USDA’s Rural Cooperative Business Service , which is a unit in the U.S. Department of Agriculture’s Rural Development Office, provides business and industry loan guarantees up to 90 percent of a loan made by a commercial lender. Loan proceeds may be used for working capital, machinery and equipment, buildings and real estate, and certain types of debt refinancing. The primary purpose is to create and maintain employment and improve the economic climate in rural communities.
Small Business Administration Office of Native American Affairs (ONAA) is dedicated to ensuring that Native Americans, Native Alaskans, and Native Hawaiians seeking to create, develop and expand small businesses have full access to the necessary business development and expansion tools available through the agency's entrepreneurial development, lending and procurement programs. Additionally, ONAA administers the Tribal Business Information Centers project designed to offer culturally-tailored business development assistance to Native American entrepreneurs. SBA's Web site contains information on:
Native Center for American Indian Enterprise Development operates the Native American Business Consultants (NABC) program in cooperation with the U.S. Department of Commerce Minority Business Development Centers. The NABC is a nationwide project that provides management and technical assistance for Native Americans in areas with no access to economic and business development assistance. This assistance extends to both tribes and individuals living on or off the reservation. Assistance is available for all stages of business from start-up through expansion.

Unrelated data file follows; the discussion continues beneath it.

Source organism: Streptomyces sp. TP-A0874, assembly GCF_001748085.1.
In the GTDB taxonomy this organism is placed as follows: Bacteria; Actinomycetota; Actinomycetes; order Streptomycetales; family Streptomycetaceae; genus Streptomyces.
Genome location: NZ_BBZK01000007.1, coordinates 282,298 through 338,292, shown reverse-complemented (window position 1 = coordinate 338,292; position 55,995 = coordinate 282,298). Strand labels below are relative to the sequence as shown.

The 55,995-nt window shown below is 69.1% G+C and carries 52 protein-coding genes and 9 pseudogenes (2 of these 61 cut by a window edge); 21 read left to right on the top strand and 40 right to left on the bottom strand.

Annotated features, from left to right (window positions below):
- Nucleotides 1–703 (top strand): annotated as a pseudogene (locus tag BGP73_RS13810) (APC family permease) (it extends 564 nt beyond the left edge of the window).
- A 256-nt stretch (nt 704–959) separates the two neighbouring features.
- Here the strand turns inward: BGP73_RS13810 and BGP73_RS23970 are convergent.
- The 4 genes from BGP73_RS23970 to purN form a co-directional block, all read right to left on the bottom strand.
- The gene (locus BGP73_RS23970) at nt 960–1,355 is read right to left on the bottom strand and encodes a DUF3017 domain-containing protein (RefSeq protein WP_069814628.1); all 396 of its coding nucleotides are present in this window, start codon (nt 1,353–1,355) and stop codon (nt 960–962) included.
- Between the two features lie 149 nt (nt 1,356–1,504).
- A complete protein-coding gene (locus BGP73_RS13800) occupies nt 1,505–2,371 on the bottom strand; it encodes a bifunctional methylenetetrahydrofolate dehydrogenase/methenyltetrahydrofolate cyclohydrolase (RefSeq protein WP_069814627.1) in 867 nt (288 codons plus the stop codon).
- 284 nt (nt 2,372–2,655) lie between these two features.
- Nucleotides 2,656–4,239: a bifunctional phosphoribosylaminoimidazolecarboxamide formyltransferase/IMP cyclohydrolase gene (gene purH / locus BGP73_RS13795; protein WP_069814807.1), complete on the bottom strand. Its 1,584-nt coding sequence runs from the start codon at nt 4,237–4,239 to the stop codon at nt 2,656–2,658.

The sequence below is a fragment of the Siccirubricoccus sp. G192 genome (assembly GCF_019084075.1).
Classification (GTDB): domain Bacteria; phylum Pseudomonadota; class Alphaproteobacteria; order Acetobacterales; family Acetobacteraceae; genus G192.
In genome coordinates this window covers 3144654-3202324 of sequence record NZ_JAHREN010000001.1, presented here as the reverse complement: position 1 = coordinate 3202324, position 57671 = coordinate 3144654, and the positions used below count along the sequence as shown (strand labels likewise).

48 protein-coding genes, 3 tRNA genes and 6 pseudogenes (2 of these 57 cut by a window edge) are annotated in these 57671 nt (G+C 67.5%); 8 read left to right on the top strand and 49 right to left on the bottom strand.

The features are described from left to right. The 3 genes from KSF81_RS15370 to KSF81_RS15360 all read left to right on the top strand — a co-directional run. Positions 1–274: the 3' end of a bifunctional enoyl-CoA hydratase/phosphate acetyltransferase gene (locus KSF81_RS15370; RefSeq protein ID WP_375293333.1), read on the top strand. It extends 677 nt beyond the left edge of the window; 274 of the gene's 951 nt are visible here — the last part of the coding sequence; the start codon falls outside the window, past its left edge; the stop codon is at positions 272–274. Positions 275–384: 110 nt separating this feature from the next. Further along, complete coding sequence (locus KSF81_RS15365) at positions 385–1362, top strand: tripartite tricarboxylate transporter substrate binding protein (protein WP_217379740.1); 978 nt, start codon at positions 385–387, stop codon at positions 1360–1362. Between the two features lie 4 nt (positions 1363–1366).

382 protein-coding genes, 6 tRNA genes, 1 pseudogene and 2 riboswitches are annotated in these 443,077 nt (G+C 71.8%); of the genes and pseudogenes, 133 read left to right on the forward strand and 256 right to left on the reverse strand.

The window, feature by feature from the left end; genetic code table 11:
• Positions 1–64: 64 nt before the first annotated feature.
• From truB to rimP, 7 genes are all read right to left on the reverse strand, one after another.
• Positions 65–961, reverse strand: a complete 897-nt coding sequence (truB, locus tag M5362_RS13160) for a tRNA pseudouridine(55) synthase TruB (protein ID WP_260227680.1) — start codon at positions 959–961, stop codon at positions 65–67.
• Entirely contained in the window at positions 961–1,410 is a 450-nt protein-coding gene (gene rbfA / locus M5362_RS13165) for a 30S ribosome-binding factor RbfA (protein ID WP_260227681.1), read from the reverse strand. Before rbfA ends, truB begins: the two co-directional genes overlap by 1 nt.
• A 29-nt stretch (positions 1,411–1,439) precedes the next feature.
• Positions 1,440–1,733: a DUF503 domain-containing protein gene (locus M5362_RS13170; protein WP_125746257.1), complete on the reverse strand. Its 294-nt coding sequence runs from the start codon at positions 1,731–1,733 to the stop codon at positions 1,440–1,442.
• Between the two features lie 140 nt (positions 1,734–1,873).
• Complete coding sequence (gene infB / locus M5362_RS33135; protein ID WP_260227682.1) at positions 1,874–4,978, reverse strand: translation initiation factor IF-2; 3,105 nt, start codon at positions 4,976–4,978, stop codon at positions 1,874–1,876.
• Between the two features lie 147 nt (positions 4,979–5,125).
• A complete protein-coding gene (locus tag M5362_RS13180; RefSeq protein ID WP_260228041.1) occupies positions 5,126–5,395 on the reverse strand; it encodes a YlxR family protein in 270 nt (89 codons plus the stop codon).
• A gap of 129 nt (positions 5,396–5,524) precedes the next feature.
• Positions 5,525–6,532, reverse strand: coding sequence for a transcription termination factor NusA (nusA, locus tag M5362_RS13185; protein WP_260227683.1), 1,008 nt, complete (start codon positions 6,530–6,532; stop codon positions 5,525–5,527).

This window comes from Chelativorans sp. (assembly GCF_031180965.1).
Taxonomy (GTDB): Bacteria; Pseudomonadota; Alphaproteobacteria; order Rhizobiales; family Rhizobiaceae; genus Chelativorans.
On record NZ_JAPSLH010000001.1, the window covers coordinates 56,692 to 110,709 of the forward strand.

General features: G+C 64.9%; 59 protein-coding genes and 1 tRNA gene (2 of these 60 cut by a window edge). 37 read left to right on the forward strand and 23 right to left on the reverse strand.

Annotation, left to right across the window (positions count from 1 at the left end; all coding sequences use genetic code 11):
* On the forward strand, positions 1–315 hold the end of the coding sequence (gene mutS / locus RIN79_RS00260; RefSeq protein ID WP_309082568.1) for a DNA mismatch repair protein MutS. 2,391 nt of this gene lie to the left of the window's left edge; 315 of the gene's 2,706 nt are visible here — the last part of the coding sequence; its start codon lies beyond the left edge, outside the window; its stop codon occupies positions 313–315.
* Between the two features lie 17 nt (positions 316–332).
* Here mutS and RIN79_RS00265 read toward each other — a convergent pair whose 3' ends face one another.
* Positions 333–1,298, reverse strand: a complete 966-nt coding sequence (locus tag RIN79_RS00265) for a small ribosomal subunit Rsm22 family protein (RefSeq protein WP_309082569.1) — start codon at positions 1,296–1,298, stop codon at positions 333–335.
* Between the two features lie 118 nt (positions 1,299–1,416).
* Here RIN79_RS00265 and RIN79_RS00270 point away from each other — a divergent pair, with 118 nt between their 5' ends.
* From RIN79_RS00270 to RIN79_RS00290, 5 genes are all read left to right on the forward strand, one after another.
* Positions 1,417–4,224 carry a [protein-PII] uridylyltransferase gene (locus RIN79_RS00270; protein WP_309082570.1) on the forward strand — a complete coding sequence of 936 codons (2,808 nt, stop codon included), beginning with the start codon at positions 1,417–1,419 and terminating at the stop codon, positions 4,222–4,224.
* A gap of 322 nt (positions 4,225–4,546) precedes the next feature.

Native American Business Development Centers (NABDC) are part of a national network that was established to increase the growth of new minority-owned business and strengthen existing ones. NABDC consultants offer a wide range of services that include initial counseling, government/private sector contracting assistance, and financial management. Native American Business Development Centers across the United States are funded by the Minority Business Development Agency (MBDA) of the U.S. Department of Commerce. Click here for a list of Native American Business Development Centers.
First Nations Development Institute promotes culturally-appropriate economic development by and for Native peoples. First Nations helps develop the capacity of tribes, Native organizations, and Native American people to better manage their financial assets. A curriculum, “Building Native Communities: Financial Skills for Families,” developed in partnership with the Fannie Mae Foundation, is available free of charge. First Nations also maintains a listing of Native American-owned and -managed financial institutions.
HUD’s One-Stop Mortgage Center Report identifies barriers and recommends solutions to make the mortgage process more user-friendly for homeownership opportunity in Indian country.